Communion. Here we have options of silence, instrumental music, and other lyrical choruses that esteem God in the beauty of holiness. Songs of desperation and pleas may do well here but always end this set with a tribute of thankfulness to the God who does wonders in the midst of his people. Songs directed to "you" work best here, but "he"songs are great here as well.
Recessional. Theses include songs that lyrically challenge us to rise up, spread the word, walk the talk, live into the call, and remind us that Gods plan is ongoing and we have the blessing of participating with him in his Kingdom expansion.
What about hymns? Hymns are awesome but have the danger of being too complicated so that the worshipper is more concerned about simply getting through the thing as opposed to really engaging with the words. The advantages of hymns (both old and new) is that they are theologically compact and really provide the worshipper to engage intellectually with. Another value of hymns is that they are time-tested and the Body has usually been worshipping with them for centuries.
One of my Scripture go-to's for choosing music is Matthew 13:52. It reads:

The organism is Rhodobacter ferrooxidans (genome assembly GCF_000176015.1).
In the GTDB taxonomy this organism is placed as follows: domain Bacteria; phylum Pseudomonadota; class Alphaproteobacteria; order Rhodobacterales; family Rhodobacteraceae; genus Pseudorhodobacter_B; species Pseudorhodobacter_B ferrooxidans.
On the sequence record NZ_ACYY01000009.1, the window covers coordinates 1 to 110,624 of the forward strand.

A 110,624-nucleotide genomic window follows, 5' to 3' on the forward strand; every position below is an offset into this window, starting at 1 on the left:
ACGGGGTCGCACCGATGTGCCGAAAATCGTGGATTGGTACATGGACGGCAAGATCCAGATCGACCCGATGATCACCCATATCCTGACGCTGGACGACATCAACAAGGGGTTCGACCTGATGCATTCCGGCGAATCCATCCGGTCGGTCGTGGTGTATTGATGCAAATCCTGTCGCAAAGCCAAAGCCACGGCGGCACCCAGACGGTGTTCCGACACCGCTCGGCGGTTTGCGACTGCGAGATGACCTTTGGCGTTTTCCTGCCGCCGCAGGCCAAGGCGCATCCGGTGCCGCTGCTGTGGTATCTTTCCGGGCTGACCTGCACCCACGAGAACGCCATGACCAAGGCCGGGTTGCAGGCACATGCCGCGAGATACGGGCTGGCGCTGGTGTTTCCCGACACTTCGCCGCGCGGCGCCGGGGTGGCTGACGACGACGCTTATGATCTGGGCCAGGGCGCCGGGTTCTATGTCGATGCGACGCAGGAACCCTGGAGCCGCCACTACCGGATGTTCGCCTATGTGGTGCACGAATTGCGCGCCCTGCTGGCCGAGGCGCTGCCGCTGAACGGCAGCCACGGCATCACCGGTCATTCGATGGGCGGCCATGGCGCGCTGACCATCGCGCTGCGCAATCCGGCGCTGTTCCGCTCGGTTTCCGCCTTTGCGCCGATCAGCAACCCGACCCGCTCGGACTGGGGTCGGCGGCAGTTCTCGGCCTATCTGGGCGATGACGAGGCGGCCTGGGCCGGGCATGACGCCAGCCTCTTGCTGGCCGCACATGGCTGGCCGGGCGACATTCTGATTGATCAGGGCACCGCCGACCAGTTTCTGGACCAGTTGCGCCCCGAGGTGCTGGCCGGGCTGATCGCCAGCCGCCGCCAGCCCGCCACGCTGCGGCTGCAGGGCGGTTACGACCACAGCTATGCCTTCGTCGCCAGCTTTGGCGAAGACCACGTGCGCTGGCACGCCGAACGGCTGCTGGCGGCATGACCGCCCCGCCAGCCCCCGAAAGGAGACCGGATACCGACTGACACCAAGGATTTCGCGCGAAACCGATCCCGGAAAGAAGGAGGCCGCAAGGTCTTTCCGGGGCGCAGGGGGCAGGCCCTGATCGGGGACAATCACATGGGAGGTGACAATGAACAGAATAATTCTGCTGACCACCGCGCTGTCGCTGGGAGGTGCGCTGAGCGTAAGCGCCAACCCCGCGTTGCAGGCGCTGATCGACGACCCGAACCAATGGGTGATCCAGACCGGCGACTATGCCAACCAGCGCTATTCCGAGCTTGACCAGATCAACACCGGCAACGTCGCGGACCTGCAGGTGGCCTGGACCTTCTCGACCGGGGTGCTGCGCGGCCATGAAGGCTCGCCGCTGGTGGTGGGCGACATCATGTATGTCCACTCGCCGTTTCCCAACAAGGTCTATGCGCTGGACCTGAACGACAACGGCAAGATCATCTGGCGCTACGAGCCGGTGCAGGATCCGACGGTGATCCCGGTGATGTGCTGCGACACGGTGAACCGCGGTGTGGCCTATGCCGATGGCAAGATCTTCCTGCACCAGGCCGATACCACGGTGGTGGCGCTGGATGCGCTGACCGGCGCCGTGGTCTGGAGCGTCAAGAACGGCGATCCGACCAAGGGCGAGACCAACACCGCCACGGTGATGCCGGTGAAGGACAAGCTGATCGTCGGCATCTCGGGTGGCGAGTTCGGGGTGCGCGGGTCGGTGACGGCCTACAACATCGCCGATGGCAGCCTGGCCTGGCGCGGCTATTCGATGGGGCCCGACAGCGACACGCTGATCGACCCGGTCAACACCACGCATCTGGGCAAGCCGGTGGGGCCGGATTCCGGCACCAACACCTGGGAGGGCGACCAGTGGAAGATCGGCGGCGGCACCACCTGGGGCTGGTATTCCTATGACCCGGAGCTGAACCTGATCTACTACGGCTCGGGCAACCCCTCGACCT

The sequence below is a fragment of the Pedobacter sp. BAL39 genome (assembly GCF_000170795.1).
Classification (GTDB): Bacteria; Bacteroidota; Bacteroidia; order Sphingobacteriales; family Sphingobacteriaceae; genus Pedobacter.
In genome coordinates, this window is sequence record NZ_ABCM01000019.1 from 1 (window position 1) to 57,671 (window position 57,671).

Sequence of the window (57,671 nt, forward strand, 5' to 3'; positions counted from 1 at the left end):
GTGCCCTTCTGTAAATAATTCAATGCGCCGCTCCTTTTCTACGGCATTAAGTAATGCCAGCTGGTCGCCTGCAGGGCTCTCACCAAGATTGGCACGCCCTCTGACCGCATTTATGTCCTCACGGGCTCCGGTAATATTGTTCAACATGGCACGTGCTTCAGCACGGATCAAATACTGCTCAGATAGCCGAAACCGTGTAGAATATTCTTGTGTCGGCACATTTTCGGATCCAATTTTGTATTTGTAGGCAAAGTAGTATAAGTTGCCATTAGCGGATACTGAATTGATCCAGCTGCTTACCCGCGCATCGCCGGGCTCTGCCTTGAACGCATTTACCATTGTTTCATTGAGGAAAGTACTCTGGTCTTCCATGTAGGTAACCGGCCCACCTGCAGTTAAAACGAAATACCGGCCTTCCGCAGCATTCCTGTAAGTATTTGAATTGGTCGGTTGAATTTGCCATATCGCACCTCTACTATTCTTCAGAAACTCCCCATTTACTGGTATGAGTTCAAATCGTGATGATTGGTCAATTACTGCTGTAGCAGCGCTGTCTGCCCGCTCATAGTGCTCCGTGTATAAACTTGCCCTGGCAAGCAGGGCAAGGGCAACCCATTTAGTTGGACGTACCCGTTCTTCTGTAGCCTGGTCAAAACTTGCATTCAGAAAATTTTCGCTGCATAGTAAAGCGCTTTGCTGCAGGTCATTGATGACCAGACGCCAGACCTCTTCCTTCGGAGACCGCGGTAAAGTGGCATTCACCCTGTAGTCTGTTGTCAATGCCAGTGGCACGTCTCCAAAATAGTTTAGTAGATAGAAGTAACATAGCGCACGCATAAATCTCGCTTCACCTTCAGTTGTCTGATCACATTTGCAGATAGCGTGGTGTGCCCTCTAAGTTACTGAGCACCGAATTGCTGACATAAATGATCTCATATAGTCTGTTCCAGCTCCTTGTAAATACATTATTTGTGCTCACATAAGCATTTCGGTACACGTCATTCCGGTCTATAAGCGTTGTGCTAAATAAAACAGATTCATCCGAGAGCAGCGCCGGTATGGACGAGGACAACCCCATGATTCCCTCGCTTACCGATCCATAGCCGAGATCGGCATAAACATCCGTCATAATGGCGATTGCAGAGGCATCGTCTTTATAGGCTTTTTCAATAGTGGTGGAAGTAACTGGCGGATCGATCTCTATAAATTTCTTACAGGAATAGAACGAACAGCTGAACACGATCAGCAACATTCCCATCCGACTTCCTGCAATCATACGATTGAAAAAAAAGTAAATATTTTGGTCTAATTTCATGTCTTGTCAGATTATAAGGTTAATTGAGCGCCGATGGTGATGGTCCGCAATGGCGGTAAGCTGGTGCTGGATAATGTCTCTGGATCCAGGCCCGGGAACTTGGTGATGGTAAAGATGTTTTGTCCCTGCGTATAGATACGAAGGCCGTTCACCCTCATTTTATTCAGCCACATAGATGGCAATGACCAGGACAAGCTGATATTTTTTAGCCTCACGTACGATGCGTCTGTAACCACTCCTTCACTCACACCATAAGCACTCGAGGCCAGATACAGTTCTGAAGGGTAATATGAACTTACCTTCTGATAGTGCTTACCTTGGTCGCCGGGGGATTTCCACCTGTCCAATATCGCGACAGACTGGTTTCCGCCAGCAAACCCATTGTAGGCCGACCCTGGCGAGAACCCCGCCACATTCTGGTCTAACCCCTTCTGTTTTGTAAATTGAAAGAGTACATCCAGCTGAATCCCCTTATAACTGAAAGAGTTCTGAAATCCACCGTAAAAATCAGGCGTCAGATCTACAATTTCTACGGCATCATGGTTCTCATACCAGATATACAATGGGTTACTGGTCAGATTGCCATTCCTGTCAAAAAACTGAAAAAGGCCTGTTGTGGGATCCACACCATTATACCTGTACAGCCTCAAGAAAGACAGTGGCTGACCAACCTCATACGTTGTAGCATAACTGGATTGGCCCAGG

"Therefore every teacher of the law who has become a disciple in the kingdom of heaven is like the owner of a house who brings out of his storeroom newtreasures as well as old."
In the Anglican tradition, hymns are essential and are not to be discarded. Processionals, recessionals, and offertories are, in my mind, among the best places for hymns in our three-streamed churches.
Finally, let me say a bit about the blending of hymns with contemporary songs. There is no place in the worshipping Body of Christ for harsh attitudes regarding preferences in music. When a congregation insists on one way of worship above the other (and this includes liturgy, ecclesiastical protocol, and the spirit of perfectionism as well) they have already lost and the devil has won the game. That happens when we take our eyes off the destination and onto the roadway.
Additionally, there is no place in liturgical worship for entertainment. Of course we want to highlight our best gifts and people for Jesus but it's been said that a measly voice expressing the heart of God is of far greater worth than a vocally-trained professional. Children, in particular, are a wonderful illustration of this. We need to be practice caution regarding excessive ferocity of our stylistic preferences. All musical styles are good and they all have a place in the worshipping community. How sad and divisive it is where people refuse to sing a hymn because it's old and outdated, or when people refuse to sing anything contemporary because they think its a selling out to modernism and veering away from the faith that's tried an true. Nothing could be more devastating than those kind of attitudes which do nothing but drive wedges in the Body and disunity the worship of saints.
I hope this has been helpful.
Drop me a line. I'd love to hear some of your thoughts on Choosing Music for Liturgical Settings.